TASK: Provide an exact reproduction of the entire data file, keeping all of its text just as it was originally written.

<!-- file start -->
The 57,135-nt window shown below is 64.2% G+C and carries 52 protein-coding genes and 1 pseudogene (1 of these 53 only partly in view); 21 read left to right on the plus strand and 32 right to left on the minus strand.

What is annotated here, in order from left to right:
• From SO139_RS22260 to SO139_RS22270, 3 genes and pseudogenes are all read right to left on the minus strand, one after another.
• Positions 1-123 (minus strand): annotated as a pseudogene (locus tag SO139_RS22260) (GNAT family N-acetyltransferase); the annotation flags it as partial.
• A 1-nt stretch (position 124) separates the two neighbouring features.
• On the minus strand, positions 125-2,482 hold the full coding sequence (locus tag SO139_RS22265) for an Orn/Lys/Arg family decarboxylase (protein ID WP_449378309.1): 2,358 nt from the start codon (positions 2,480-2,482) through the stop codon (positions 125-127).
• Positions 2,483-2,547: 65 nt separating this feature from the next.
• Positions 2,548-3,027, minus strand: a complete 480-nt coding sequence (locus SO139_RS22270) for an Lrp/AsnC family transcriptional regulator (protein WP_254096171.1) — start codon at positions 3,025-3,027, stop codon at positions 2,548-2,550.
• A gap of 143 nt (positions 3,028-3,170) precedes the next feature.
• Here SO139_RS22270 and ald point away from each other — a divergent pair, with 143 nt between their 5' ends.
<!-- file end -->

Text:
The 57,135-nt window shown below is 64.2% G+C and carries 52 protein-coding genes and 1 pseudogene (1 of these 53 only partly in view); 21 read left to right on the plus strand and 32 right to left on the minus strand.

What is annotated here, in order from left to right:
• From SO139_RS22260 to SO139_RS22270, 3 genes and pseudogenes are all read right to left on the minus strand, one after another.
• Positions 1-123 (minus strand): annotated as a pseudogene (locus tag SO139_RS22260) (GNAT family N-acetyltransferase); the annotation flags it as partial.
• A 1-nt stretch (position 124) separates the two neighbouring features.
• On the minus strand, positions 125-2,482 hold the full coding sequence (locus tag SO139_RS22265) for an Orn/Lys/Arg family decarboxylase (protein ID WP_449378309.1): 2,358 nt from the start codon (positions 2,480-2,482) through the stop codon (positions 125-127).
• Positions 2,483-2,547: 65 nt separating this feature from the next.
• Positions 2,548-3,027, minus strand: a complete 480-nt coding sequence (locus SO139_RS22270) for an Lrp/AsnC family transcriptional regulator (protein WP_254096171.1) — start codon at positions 3,025-3,027, stop codon at positions 2,548-2,550.
• A gap of 143 nt (positions 3,028-3,170) precedes the next feature.
• Here SO139_RS22270 and ald point away from each other — a divergent pair, with 143 nt between their 5' ends.